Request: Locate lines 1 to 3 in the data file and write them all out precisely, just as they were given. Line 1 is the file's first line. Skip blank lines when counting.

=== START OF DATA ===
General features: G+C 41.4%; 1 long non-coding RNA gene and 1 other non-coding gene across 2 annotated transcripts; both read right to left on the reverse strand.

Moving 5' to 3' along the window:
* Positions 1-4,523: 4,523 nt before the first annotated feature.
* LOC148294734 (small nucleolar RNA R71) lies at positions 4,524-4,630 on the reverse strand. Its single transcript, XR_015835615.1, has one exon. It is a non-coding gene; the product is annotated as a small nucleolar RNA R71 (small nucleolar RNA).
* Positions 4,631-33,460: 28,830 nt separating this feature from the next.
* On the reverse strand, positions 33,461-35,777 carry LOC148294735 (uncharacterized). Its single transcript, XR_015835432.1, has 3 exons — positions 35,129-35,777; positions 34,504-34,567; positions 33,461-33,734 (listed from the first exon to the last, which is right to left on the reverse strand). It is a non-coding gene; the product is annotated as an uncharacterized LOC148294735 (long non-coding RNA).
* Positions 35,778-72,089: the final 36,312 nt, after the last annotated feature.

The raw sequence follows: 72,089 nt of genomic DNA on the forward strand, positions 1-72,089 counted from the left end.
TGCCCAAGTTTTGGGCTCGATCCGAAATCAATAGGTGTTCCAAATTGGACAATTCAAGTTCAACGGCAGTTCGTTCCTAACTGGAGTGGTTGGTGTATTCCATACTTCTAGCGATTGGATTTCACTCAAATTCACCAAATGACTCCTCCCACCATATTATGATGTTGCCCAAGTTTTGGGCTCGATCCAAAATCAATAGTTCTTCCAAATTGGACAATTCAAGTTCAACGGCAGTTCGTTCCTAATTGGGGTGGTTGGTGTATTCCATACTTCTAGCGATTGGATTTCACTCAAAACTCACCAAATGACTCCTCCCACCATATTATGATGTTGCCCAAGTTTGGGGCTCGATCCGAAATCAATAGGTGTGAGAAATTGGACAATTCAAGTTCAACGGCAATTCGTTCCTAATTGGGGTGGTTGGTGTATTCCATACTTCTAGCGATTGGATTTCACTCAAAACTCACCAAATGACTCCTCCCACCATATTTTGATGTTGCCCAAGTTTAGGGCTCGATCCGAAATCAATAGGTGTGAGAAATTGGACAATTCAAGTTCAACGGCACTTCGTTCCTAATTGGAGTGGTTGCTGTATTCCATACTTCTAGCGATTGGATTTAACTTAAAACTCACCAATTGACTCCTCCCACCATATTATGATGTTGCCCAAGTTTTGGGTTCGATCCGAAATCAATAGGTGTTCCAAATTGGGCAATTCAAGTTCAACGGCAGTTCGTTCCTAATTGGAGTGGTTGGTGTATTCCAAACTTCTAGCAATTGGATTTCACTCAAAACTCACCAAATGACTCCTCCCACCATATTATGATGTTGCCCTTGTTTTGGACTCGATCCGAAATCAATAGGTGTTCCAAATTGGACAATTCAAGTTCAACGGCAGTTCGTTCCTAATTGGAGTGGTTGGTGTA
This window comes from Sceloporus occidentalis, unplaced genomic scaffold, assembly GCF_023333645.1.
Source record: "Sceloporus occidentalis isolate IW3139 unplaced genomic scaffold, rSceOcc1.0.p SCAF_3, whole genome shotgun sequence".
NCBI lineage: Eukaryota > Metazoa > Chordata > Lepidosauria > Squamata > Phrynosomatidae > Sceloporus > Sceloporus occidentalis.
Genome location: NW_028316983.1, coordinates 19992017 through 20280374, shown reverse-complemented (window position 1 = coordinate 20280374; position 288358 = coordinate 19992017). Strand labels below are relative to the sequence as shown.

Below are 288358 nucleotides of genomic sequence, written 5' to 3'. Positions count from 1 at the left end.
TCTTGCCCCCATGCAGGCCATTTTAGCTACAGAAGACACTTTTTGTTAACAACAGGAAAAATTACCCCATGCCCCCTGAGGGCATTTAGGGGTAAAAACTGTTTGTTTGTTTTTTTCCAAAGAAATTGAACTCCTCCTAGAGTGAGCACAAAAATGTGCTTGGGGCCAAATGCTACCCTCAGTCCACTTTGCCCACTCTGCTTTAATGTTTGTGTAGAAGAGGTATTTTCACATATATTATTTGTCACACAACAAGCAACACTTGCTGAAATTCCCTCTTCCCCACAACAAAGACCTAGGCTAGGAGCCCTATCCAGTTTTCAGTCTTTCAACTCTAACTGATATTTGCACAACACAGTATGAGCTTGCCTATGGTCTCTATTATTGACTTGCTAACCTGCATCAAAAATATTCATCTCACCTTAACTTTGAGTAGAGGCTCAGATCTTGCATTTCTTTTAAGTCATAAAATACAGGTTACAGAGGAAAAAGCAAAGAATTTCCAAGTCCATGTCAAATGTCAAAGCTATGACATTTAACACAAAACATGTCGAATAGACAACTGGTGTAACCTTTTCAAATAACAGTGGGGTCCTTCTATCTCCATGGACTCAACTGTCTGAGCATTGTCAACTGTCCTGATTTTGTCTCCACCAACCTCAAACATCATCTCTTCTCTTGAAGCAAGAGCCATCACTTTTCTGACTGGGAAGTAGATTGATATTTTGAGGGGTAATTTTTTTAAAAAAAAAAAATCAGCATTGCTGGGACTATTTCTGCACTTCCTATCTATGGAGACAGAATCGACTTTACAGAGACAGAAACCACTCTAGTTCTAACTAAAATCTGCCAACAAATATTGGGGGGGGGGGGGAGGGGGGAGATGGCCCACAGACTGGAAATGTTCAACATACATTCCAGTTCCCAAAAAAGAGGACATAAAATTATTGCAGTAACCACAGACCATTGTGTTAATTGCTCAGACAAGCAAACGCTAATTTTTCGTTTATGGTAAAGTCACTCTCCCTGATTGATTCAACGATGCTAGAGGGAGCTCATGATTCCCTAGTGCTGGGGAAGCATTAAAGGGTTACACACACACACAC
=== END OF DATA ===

General features: G+C 41.4%; 1 long non-coding RNA gene and 1 other non-coding gene across 2 annotated transcripts; both read right to left on the reverse strand.

Moving 5' to 3' along the window:
* Positions 1-4,523: 4,523 nt before the first annotated feature.